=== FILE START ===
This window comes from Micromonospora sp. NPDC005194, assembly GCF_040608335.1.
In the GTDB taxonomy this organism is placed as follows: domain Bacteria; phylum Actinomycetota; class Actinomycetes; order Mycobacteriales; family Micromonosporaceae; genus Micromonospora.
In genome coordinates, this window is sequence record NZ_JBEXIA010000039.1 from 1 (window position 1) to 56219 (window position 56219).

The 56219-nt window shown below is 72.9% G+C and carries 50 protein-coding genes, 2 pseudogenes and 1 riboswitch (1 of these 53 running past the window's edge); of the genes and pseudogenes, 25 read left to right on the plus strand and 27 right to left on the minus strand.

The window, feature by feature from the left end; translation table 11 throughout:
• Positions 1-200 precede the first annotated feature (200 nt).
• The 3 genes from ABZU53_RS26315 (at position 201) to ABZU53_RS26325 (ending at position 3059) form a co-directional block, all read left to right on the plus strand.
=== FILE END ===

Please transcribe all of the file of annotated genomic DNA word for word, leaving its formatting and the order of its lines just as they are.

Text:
This window comes from Micromonospora sp. NPDC005194, assembly GCF_040608335.1.
In the GTDB taxonomy this organism is placed as follows: domain Bacteria; phylum Actinomycetota; class Actinomycetes; order Mycobacteriales; family Micromonosporaceae; genus Micromonospora.
In genome coordinates, this window is sequence record NZ_JBEXIA010000039.1 from 1 (window position 1) to 56219 (window position 56219).

The 56219-nt window shown below is 72.9% G+C and carries 50 protein-coding genes, 2 pseudogenes and 1 riboswitch (1 of these 53 running past the window's edge); of the genes and pseudogenes, 25 read left to right on the plus strand and 27 right to left on the minus strand.

The window, feature by feature from the left end; translation table 11 throughout:
• Positions 1-200 precede the first annotated feature (200 nt).
• The 3 genes from ABZU53_RS26315 (at position 201) to ABZU53_RS26325 (ending at position 3059) form a co-directional block, all read left to right on the plus strand.